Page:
Nonfiction > Henry Craik, ed. > English Prose > Vol. IV. Eighteenth Century
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Henry Craik, ed.  English Prose.  1916.
Vol. IV. Eighteenth Century
 
Constantius at Rome
By Edward Gibbon (1737–1794)
 
From the Decline and Fall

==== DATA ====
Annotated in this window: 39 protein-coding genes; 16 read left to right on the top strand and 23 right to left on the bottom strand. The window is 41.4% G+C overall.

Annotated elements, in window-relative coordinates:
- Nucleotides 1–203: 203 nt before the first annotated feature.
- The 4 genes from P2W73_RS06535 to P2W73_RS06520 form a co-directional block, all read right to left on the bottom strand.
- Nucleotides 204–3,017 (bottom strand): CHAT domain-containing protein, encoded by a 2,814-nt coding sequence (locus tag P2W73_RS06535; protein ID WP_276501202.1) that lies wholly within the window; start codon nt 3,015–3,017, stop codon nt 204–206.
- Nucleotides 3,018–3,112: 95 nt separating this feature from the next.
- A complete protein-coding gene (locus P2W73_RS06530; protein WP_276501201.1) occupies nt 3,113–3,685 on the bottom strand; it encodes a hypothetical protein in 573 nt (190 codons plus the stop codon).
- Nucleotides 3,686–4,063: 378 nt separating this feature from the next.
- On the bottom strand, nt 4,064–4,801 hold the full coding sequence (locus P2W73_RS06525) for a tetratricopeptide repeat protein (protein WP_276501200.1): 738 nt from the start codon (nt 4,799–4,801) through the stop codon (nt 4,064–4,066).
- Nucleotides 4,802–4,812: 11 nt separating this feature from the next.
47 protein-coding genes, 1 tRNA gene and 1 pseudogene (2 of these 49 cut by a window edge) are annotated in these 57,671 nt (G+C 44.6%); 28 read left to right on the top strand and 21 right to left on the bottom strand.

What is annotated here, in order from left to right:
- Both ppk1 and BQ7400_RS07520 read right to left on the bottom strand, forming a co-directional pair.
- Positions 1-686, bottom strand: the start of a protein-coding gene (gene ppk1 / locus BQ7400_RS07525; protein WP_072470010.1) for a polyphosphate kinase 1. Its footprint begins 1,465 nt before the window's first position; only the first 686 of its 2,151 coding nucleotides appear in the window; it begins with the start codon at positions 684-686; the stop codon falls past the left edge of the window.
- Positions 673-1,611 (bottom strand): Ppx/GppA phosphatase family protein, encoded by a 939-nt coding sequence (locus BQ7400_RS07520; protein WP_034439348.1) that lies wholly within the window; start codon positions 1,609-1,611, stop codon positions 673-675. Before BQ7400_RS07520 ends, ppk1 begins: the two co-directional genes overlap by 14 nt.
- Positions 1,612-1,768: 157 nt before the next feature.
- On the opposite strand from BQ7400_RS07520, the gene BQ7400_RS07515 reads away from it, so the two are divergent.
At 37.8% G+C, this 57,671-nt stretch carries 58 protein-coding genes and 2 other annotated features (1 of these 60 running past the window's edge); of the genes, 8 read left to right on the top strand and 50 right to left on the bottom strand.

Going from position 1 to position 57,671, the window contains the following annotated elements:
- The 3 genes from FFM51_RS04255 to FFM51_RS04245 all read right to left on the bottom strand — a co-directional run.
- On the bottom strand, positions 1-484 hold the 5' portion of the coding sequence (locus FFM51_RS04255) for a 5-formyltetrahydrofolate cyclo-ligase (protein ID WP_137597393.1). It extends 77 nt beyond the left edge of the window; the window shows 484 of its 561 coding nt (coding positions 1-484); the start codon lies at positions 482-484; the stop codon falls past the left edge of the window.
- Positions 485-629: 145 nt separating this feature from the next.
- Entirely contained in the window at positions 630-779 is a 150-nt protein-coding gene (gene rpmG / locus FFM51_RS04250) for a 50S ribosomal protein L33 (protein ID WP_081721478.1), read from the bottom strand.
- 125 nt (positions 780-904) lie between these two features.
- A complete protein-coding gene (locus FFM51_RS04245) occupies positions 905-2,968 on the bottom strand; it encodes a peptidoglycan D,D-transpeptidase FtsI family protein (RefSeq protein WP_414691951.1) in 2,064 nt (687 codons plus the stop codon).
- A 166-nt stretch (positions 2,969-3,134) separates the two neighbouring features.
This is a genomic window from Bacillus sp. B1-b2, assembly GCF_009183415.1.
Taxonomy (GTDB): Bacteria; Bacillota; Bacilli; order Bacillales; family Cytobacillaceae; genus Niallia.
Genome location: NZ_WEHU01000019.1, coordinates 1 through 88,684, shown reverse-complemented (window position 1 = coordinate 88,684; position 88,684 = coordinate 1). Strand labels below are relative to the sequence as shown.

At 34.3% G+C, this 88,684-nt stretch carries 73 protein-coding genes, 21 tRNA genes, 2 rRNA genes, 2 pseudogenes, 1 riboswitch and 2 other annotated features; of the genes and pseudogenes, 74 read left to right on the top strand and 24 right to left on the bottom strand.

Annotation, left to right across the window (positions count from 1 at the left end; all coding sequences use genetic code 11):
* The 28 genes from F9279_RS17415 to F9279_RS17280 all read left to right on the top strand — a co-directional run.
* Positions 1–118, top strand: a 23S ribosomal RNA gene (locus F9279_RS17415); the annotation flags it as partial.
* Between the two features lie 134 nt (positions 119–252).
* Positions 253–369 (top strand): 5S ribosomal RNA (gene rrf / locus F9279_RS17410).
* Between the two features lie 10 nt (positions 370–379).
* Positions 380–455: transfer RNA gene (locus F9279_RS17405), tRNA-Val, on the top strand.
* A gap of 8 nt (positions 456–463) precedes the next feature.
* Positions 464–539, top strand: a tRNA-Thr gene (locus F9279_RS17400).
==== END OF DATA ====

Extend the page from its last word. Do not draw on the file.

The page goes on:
THE PROTECTION of the Rhætian frontier and the persecution of the Catholic church detained Constantius in Italy above eighteen months after the departure of Julian. Before the Emperor returned into the East, he indulged his pride and curiosity in a visit to the ancient capital. He proceeded from Milan to Rome along the Æmilian and Flaminian ways; and, as soon as he approached within forty miles of the city, the march of a prince who had never vanquished a foreign enemy assumed the appearance of a triumphal procession. His splendid train was composed of all the ministers of luxury; but in a time of profound peace, he was encompassed by the glittering arms of the numerous squadrons of his guards and cuirassiers. Their streaming banners of silk, embossed with gold, and shaped in the form of dragons, waved round the person of the emperor. Constantius sat alone on a lofty car resplendent with gold and precious gems; and, except when he bowed his head to pass under the gates of the cities, he affected a stately demeanour of inflexible and, as it might seem, of insensible gravity. The severe discipline of the Persian youth had been introduced by the eunuchs into the imperial palace; and such were the habits of patience which they had inculcated, that during a slow and sultry march, he was never seen to move his hand towards his face, or to turn his eyes either to the right or to the left. He was received by the magistrates and senate of Rome; and the emperor surveyed with attention the civil honours of the republic and the consular images of the noble families. The streets were lined with an innumerable multitude. Their repeated acclamations expressed their joy at beholding, after an absence of thirty-two years, the sacred person of their sovereign; and Constantius himself expressed, with some pleasantry, his affected surprise that the human race should thus suddenly be collected on the same spot. The son of Constantine was lodged in the ancient palace of Augustus; he presided in the Senate, harangued the people from the tribunal which Cicero had so often ascended, assisted with unusual courtesy at the games of the circus, and accepted the crowns of gold, as well as the panegyrics which had been prepared for the ceremony by the deputies of the principal cities. His short visit of thirty days was employed in viewing the monuments of art and power, which were scattered over the seven hills and the interjacent vallies. He admired the awful majesty of the capital, the vast extent of the baths of Caracalla and Diocletian, the severe simplicity of the Pantheon, the massy greatness of the amphitheatre of Titus, the elegant architecture of the theatre of Pompey and the temple of peace, and, above all, the stately structure of the forum and column of Trajan; acknowledging that the voice of fame, so prone to invent and to magnify, had made an inadequate report of the metropolis of the world. The traveller, who has contemplated the ruins of ancient Rome, may conceive some imperfect idea of the sentiments which they must have inspired when they reared their heads in the splendour of unsullied beauty.
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